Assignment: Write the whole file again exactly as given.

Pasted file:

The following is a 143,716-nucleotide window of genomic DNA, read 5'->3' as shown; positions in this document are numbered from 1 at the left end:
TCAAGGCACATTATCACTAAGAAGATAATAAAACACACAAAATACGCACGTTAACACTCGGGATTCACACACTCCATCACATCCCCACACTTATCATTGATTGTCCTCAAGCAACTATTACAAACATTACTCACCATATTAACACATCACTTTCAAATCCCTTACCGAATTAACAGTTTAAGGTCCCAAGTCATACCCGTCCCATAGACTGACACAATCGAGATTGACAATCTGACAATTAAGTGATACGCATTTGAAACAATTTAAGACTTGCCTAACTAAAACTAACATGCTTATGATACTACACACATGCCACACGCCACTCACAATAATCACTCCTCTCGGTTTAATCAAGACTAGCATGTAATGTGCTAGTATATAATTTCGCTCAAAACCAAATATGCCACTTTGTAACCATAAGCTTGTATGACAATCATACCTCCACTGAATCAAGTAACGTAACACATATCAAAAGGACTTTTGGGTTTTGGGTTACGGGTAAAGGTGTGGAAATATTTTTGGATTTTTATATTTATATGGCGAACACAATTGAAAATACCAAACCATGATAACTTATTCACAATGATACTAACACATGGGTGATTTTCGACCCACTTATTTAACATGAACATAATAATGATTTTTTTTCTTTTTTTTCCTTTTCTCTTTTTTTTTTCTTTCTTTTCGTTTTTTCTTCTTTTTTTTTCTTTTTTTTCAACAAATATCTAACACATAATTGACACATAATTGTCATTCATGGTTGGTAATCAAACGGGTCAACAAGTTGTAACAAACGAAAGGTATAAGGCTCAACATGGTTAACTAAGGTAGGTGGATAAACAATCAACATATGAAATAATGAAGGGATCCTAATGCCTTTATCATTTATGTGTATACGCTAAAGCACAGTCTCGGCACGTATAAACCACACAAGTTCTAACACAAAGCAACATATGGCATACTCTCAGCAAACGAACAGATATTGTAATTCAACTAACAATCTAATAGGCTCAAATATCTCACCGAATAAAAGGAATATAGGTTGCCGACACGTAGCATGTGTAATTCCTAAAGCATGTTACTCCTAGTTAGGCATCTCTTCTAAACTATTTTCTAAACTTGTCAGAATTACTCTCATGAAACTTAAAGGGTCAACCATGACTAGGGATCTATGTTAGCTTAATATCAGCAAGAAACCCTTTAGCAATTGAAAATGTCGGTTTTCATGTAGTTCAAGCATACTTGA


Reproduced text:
The following is a 143,716-nucleotide window of genomic DNA, read 5'->3' as shown; positions in this document are numbered from 1 at the left end:
TCAAGGCACATTATCACTAAGAAGATAATAAAACACACAAAATACGCACGTTAACACTCGGGATTCACACACTCCATCACATCCCCACACTTATCATTGATTGTCCTCAAGCAACTATTACAAACATTACTCACCATATTAACACATCACTTTCAAATCCCTTACCGAATTAACAGTTTAAGGTCCCAAGTCATACCCGTCCCATAGACTGACACAATCGAGATTGACAATCTGACAATTAAGTGATACGCATTTGAAACAATTTAAGACTTGCCTAACTAAAACTAACATGCTTATGATACTACACACATGCCACACGCCACTCACAATAATCACTCCTCTCGGTTTAATCAAGACTAGCATGTAATGTGCTAGTATATAATTTCGCTCAAAACCAAATATGCCACTTTGTAACCATAAGCTTGTATGACAATCATACCTCCACTGAATCAAGTAACGTAACACATATCAAAAGGACTTTTGGGTTTTGGGTTACGGGTAAAGGTGTGGAAATATTTTTGGATTTTTATATTTATATGGCGAACACAATTGAAAATACCAAACCATGATAACTTATTCACAATGATACTAACACATGGGTGATTTTCGACCCACTTATTTAACATGAACATAATAATGATTTTTTTTCTTTTTTTTCCTTTTCTCTTTTTTTTTTCTTTCTTTTCGTTTTTTCTTCTTTTTTTTTCTTTTTTTTCAACAAATATCTAACACATAATTGACACATAATTGTCATTCATGGTTGGTAATCAAACGGGTCAACAAGTTGTAACAAACGAAAGGTATAAGGCTCAACATGGTTAACTAAGGTAGGTGGATAAACAATCAACATATGAAATAATGAAGGGATCCTAATGCCTTTATCATTTATGTGTATACGCTAAAGCACAGTCTCGGCACGTATAAACCACACAAGTTCTAACACAAAGCAACATATGGCATACTCTCAGCAAACGAACAGATATTGTAATTCAACTAACAATCTAATAGGCTCAAATATCTCACCGAATAAAAGGAATATAGGTTGCCGACACGTAGCATGTGTAATTCCTAAAGCATGTTACTCCTAGTTAGGCATCTCTTCTAAACTATTTTCTAAACTTGTCAGAATTACTCTCATGAAACTTAAAGGGTCAACCATGACTAGGGATCTATGTTAGCTTAATATCAGCAAGAAACCCTTTAGCAATTGAAAATGTCGGTTTTCATGTAGTTCAAGCATACTTGA